Copyright

“New Girl” Accused of Plagiarism and Copyright Infringement.

New Girl Copyright Infringement

New Girl, Zooey Dachanel’s show on Fox, has just become embroiled in a lawsuit for copyright infringement by two writers, Stephanie Counts and Shari Gold, who claim to be the show’s true creators.  The writer’s allege that their script was stolen by Twentieth Century Fox and presumed New Girl creator, Elizabeth Meriwether.  According to Counts and Gold, the two had been shopping a script, called Square One, based on Counts’ real-life experience of moving into a three-man bachelor pad after leaving her husband for having an affair. After five years of pitching the story, the two were unable to make a deal.  Gold and Counts contend that New Girl, is a blatant copy of Square One and have sued Twentieth Century Fox, Meriwether, media mogul Peter Chernin, and director Jack Kasdan.

According to the Gold and Counts, Meriwether didn’t just take their idea, but slavishly copied their script with only minor changes. The fact that the theft involves more just stealing an idea is critical because Ideas cannot be copyrighted, only the expression of an idea. Think about Harry Potter. The idea of a boy wizard who has magical adventures while attending a wizarding school is not protected but the character of Harry Potter or Hermione, including any similarities in their personalities or names, would be protected.

The difference between the two scripts is “more akin to eraser marks or ink blots . . .  and cannot be treated as original expression.”

The 92-page complaint is filled with comparisons and similarities between the Square One and New Girl scripts: “both protagonists are awkward, quirky women around the age of thirty, the name of the protagonist’s unfaithful beau in each work is Spencer, the plot of both works revolves around the protagonist moving in with three guys, the three new guy roommates in each work have identical personality traits, and the best friend in each work is named “CeCe” or has the initials ‘C.C.’.”

For New Girl to mount a defense, they would likely try to show that Meriwether created her work independently, that she had never seen, or had the opportunity to come into contact with the Square One script.  In anticipation of that defense, the complaint suggests various paths for the script to have made its way into Meriwether’s hands, including how Gold and Counts had once proposed that Zooey Deschanel play the lead.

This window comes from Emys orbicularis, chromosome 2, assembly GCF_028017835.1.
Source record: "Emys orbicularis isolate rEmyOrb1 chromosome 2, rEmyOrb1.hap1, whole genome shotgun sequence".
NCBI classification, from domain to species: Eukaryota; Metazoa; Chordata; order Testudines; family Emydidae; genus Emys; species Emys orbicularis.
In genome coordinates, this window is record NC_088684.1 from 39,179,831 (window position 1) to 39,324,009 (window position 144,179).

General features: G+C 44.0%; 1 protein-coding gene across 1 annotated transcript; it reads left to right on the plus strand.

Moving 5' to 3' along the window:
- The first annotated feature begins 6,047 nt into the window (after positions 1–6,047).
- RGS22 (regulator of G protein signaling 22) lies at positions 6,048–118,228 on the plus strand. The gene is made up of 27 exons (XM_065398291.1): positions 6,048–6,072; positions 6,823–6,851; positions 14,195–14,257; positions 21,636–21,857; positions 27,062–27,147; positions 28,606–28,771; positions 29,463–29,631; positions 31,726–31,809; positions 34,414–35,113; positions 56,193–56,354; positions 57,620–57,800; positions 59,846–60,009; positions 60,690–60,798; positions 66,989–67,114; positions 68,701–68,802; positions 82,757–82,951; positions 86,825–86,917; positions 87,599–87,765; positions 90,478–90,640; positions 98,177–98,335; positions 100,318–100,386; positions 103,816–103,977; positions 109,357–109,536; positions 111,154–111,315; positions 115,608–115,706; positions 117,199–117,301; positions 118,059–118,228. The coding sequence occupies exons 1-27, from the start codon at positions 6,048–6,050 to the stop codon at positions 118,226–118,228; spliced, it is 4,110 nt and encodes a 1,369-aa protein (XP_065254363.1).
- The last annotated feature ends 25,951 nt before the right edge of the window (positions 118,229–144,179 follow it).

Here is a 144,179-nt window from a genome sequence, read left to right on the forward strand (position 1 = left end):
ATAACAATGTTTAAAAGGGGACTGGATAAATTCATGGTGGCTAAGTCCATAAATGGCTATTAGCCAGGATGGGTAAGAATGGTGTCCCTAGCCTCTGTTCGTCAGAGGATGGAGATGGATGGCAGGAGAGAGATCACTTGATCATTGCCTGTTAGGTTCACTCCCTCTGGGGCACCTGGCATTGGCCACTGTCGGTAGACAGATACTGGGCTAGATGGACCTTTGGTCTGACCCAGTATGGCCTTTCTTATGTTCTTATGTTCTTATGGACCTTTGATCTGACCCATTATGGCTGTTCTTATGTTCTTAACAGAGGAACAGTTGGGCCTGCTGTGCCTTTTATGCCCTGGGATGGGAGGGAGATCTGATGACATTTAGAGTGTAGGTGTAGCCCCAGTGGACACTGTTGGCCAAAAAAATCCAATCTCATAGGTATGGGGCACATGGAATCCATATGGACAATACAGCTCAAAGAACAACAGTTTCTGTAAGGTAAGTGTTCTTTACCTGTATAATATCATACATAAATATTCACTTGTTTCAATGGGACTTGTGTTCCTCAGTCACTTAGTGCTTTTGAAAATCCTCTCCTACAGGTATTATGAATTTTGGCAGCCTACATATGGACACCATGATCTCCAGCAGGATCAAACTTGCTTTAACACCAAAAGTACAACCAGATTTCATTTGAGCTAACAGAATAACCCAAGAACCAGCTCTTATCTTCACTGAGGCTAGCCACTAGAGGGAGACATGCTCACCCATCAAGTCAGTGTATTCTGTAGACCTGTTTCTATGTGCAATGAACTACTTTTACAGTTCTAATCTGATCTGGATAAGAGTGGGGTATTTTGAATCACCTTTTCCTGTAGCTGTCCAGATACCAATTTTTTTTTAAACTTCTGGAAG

Gold and Counts also say that Fox made a $10,000 settlement offer to keep them from seeking legal action. Gold and Count’s lawyer, at the time, suggested that they take the deal but they thought it was far too small; and then fired the attorney.

Along with monetary damages, Gold and Count are seeking an injunction. Additionally, the writers want to be credited as the true creators of the show and for the defendants to issue a public apology. If Gold and Counts were shown to be the copyright holders, they would be entitled to a portion of the profits made from the show by the various defendants amongst other awards.  What portion of the profits, and what those profits actually are could take quite a while as the two parties vie for power and position. Ultimately, the case will probably settle, but it will be interesting to see if that settlement includes naming Gold and Counts as the show’s creators.

About the author

Steve Schlackman

As a photographer and Patent Attorney with a background in marketing, Steve has a unique perspective on art and law. Should you have any questions on Intellectual Property contact him at [email protected] His photography can be seen online at Fotofilosophy.com or on display at the Emmanuel Fremin Gallery in New York City.

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  • Hollywood is so gross – they’re basically like the mob in that they can get away with, and cover up, so many of their blatant thefts and transgressions.

    Have you seen/heard any of the to-do last month regarding Shia LaBeouf’s plagiarism of Daniel Clowe’s graphic novel? LaBeouf’s short film (which basically used Clowe’s graphic novel as a storyboard and lifted dialogue verbatim) received critical acclaim at Cannes last year until fans of Clowes saw it and started talking online about the blatant plagiarism.

    Now, however, LaBeouf is trying to turn the whole thing into some sort of performance art on Twitter, etc, attempting to leverage the press in his favor. And guess what? He’ll probably become more famous (and rich), and Clowes will remain much the same as he was… an artist with a faithful following making (I would assume) a modest living.

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